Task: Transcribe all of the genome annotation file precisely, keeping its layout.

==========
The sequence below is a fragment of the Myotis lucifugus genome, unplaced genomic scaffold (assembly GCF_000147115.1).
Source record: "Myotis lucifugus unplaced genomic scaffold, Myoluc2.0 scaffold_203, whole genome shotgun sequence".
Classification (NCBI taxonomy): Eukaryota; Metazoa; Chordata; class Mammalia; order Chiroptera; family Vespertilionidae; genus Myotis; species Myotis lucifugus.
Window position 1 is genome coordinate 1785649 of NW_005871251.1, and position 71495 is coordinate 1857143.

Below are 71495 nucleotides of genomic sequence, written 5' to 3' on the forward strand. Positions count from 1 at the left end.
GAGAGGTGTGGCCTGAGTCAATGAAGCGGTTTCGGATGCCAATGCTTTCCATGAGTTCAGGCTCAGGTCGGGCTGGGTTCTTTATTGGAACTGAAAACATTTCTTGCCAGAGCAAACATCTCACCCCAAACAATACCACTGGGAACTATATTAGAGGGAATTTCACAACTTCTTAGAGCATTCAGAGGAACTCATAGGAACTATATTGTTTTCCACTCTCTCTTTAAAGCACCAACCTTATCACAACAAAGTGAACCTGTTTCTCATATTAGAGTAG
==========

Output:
The sequence below is a fragment of the Myotis lucifugus genome, unplaced genomic scaffold (assembly GCF_000147115.1).
Source record: "Myotis lucifugus unplaced genomic scaffold, Myoluc2.0 scaffold_203, whole genome shotgun sequence".
Classification (NCBI taxonomy): Eukaryota; Metazoa; Chordata; class Mammalia; order Chiroptera; family Vespertilionidae; genus Myotis; species Myotis lucifugus.
Window position 1 is genome coordinate 1785649 of NW_005871251.1, and position 71495 is coordinate 1857143.

Below are 71495 nucleotides of genomic sequence, written 5' to 3' on the forward strand. Positions count from 1 at the left end.
GAGAGGTGTGGCCTGAGTCAATGAAGCGGTTTCGGATGCCAATGCTTTCCATGAGTTCAGGCTCAGGTCGGGCTGGGTTCTTTATTGGAACTGAAAACATTTCTTGCCAGAGCAAACATCTCACCCCAAACAATACCACTGGGAACTATATTAGAGGGAATTTCACAACTTCTTAGAGCATTCAGAGGAACTCATAGGAACTATATTGTTTTCCACTCTCTCTTTAAAGCACCAACCTTATCACAACAAAGTGAACCTGTTTCTCATATTAGAGTAG